N.U.in students to be housed in hotels upon return to Boston in spring


Colette Pollauf

The Westin was used as housing during the 2021-22 school year for students enrolled in N.U.in Boston. This spring, some freshmen moving in from abroad will reportedly also live in the hotel.

Mia Filler, news correspondent

Over 50% of current N.U.in students will be housed in hotels upon their return to Boston for the spring 2023 semester, according to an October 26th webinar hosted by Northeastern University Housing, which current N.U.in students attended.

Due to Northeastern’s housing shortage, N.U.in students were first housed in hotels in spring 2018. At the time, just 60 students returning from the N.U.in program moved into the Midtown Hotel on Huntington Avenue. From then on, the university has placed increasing numbers of N.U.in students in additional hotels such as the Westin Copley Place and Sheraton Hotel, located on Huntington Avenue and Belvidere Street respectively.

Due to rumors that students would no longer be housed in hotels in upcoming semesters, current N.U.in students are still adjusting to this change, but told The News that they are unsurprised by the recent news.

“I was on Reddit right after I got accepted into N.U.in so I knew [living in a hotel] could be a possibility,” said Daniel Youssef, a first-year business administration and psychology combined major currently in the N.U.in Greece program. “I wasn’t very happy about it, though.”

Over the past four years, there have been many discussions among Northeastern community members surrounding the effects of large amounts of first-year students living in hotels instead of on-campus dorms.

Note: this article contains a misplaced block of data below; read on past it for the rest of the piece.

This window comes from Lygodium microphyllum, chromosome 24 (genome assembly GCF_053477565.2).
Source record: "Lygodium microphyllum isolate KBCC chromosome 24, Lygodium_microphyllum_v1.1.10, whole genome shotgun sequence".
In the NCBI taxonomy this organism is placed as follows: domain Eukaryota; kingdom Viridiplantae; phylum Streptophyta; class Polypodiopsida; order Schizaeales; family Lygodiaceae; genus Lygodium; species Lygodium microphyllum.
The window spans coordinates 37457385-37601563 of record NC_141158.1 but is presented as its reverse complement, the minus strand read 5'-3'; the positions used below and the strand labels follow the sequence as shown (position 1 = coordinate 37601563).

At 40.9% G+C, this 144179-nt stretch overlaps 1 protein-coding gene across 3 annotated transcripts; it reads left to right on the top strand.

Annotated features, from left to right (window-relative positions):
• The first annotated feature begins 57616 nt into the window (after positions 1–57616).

“I already knew the Northeastern experience was not the traditional college experience, but being housed in hotels only exacerbates that,” said first-year business administration major Dylan Hakim, who is currently in the N.U.in London program.

Some students have expressed several concerns with the idea of living in hotels, two of which include the longer distances of the hotels from campus and the limited ability to socialize with other Northeastern students.

Hakim also expressed concern that being in hotels would “keep the N.U.in students isolated amongst themselves,” as they will likely live with the students they spent the semester abroad with. This furthers the issue of some N.U.in students struggling to integrate with the community upon return to the Boston campus.

In addition to the news of potentially living in hotels next semester, the current N.U.in students were also informed by the university that housing priority will be assigned in order of when students placed their enrollment deposit to Northeastern. This system is unlike most universities, many of which do a random lottery.

“I can see why they’re doing it that way, but it makes me feel bad for anyone that [submitted their deposit] later,” Youssef said. “When you’re accepted into that program it’s a hard decision to study abroad, so I can see why a lot of people wouldn’t like [this system] because it kind of feels like you’re being penalized for taking more time to make such important decisions.”

Financial status also plays a significant role in the decision making process of enrolling in the N.U.in program, according to first-year business administration major Zachary Chin, who is currently in the N.U.in Spain program.

“It says something about how Northeastern doesn’t prioritize kids who don’t have as much money,” said Chin. “Obviously if you’re early decision you’re completely fine with paying the expensive tuition at Northeastern, but then the other kids who were not as fortunate and needed to keep their options open kind of get the last pick.”

In a statement to The News, Northeastern spokesperson Marirose Sartoretto wrote that the university never promised to stop housing people in hotels, but their statement did not include recordings of their meetings or an explanation of why housing priority will be assigned in the manner described.

“It has to do with the fact that they want people to commit earlier,” said Chin. “Maybe they hope word will spread that if you commit early you get certain privileges.”